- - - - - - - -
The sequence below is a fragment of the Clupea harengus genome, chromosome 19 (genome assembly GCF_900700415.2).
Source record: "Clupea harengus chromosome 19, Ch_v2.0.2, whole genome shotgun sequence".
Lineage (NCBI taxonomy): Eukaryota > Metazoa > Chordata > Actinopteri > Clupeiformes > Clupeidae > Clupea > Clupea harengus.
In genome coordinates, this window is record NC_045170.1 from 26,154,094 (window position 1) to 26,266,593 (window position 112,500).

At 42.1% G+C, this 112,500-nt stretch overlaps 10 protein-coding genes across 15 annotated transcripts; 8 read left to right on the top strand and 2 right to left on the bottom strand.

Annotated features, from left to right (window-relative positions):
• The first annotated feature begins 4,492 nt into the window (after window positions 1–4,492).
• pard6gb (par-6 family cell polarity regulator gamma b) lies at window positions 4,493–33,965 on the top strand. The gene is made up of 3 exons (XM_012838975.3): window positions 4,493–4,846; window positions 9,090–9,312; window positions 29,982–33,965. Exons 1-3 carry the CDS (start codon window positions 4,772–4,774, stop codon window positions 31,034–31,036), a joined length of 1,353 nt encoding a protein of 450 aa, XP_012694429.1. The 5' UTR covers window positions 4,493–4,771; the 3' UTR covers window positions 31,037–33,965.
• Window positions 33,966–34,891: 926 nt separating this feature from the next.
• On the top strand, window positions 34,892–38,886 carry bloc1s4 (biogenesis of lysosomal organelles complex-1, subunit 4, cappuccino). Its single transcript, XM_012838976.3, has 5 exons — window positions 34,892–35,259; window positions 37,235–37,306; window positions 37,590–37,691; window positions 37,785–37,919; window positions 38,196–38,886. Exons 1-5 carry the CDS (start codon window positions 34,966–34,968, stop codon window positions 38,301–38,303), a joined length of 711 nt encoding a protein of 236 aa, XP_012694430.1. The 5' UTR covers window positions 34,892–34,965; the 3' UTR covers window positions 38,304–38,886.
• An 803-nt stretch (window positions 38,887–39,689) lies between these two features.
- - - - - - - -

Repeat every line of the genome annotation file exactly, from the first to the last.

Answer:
The sequence below is a fragment of the Clupea harengus genome, chromosome 19 (genome assembly GCF_900700415.2).
Source record: "Clupea harengus chromosome 19, Ch_v2.0.2, whole genome shotgun sequence".
Lineage (NCBI taxonomy): Eukaryota > Metazoa > Chordata > Actinopteri > Clupeiformes > Clupeidae > Clupea > Clupea harengus.
In genome coordinates, this window is record NC_045170.1 from 26,154,094 (window position 1) to 26,266,593 (window position 112,500).

At 42.1% G+C, this 112,500-nt stretch overlaps 10 protein-coding genes across 15 annotated transcripts; 8 read left to right on the top strand and 2 right to left on the bottom strand.

Annotated features, from left to right (window-relative positions):
• The first annotated feature begins 4,492 nt into the window (after window positions 1–4,492).
• pard6gb (par-6 family cell polarity regulator gamma b) lies at window positions 4,493–33,965 on the top strand. The gene is made up of 3 exons (XM_012838975.3): window positions 4,493–4,846; window positions 9,090–9,312; window positions 29,982–33,965. Exons 1-3 carry the CDS (start codon window positions 4,772–4,774, stop codon window positions 31,034–31,036), a joined length of 1,353 nt encoding a protein of 450 aa, XP_012694429.1. The 5' UTR covers window positions 4,493–4,771; the 3' UTR covers window positions 31,037–33,965.
• Window positions 33,966–34,891: 926 nt separating this feature from the next.
• On the top strand, window positions 34,892–38,886 carry bloc1s4 (biogenesis of lysosomal organelles complex-1, subunit 4, cappuccino). Its single transcript, XM_012838976.3, has 5 exons — window positions 34,892–35,259; window positions 37,235–37,306; window positions 37,590–37,691; window positions 37,785–37,919; window positions 38,196–38,886. Exons 1-5 carry the CDS (start codon window positions 34,966–34,968, stop codon window positions 38,301–38,303), a joined length of 711 nt encoding a protein of 236 aa, XP_012694430.1. The 5' UTR covers window positions 34,892–34,965; the 3' UTR covers window positions 38,304–38,886.
• An 803-nt stretch (window positions 38,887–39,689) lies between these two features.